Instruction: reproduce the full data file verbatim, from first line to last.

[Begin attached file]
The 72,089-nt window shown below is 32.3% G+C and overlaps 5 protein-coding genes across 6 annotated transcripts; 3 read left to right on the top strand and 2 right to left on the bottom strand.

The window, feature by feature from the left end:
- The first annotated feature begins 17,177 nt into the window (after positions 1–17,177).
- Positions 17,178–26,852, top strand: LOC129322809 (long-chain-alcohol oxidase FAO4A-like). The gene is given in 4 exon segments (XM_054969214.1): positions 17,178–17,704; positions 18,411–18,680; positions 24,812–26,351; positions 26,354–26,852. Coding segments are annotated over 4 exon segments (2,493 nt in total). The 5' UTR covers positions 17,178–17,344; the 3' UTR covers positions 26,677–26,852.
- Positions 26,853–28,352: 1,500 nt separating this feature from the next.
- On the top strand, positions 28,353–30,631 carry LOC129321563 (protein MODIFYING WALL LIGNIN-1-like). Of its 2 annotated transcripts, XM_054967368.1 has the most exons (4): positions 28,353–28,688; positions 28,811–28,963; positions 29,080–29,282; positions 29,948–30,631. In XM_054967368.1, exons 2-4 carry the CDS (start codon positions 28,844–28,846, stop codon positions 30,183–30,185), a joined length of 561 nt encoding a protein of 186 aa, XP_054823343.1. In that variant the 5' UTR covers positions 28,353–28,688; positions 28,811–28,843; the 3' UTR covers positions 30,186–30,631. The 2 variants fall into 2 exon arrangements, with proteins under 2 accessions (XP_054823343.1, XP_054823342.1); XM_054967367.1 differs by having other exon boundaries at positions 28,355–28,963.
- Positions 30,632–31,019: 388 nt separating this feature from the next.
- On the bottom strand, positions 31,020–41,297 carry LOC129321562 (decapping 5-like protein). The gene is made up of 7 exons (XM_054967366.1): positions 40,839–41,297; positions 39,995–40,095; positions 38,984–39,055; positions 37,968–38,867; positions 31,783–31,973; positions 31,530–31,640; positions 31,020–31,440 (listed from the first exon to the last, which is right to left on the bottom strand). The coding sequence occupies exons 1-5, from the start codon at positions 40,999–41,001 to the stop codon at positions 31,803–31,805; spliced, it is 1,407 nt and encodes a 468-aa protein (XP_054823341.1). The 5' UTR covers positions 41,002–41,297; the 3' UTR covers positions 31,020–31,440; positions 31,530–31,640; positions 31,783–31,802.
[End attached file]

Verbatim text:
The 72,089-nt window shown below is 32.3% G+C and overlaps 5 protein-coding genes across 6 annotated transcripts; 3 read left to right on the top strand and 2 right to left on the bottom strand.

The window, feature by feature from the left end:
- The first annotated feature begins 17,177 nt into the window (after positions 1–17,177).
- Positions 17,178–26,852, top strand: LOC129322809 (long-chain-alcohol oxidase FAO4A-like). The gene is given in 4 exon segments (XM_054969214.1): positions 17,178–17,704; positions 18,411–18,680; positions 24,812–26,351; positions 26,354–26,852. Coding segments are annotated over 4 exon segments (2,493 nt in total). The 5' UTR covers positions 17,178–17,344; the 3' UTR covers positions 26,677–26,852.
- Positions 26,853–28,352: 1,500 nt separating this feature from the next.
- On the top strand, positions 28,353–30,631 carry LOC129321563 (protein MODIFYING WALL LIGNIN-1-like). Of its 2 annotated transcripts, XM_054967368.1 has the most exons (4): positions 28,353–28,688; positions 28,811–28,963; positions 29,080–29,282; positions 29,948–30,631. In XM_054967368.1, exons 2-4 carry the CDS (start codon positions 28,844–28,846, stop codon positions 30,183–30,185), a joined length of 561 nt encoding a protein of 186 aa, XP_054823343.1. In that variant the 5' UTR covers positions 28,353–28,688; positions 28,811–28,843; the 3' UTR covers positions 30,186–30,631. The 2 variants fall into 2 exon arrangements, with proteins under 2 accessions (XP_054823343.1, XP_054823342.1); XM_054967367.1 differs by having other exon boundaries at positions 28,355–28,963.
- Positions 30,632–31,019: 388 nt separating this feature from the next.
- On the bottom strand, positions 31,020–41,297 carry LOC129321562 (decapping 5-like protein). The gene is made up of 7 exons (XM_054967366.1): positions 40,839–41,297; positions 39,995–40,095; positions 38,984–39,055; positions 37,968–38,867; positions 31,783–31,973; positions 31,530–31,640; positions 31,020–31,440 (listed from the first exon to the last, which is right to left on the bottom strand). The coding sequence occupies exons 1-5, from the start codon at positions 40,999–41,001 to the stop codon at positions 31,803–31,805; spliced, it is 1,407 nt and encodes a 468-aa protein (XP_054823341.1). The 5' UTR covers positions 41,002–41,297; the 3' UTR covers positions 31,020–31,440; positions 31,530–31,640; positions 31,783–31,802.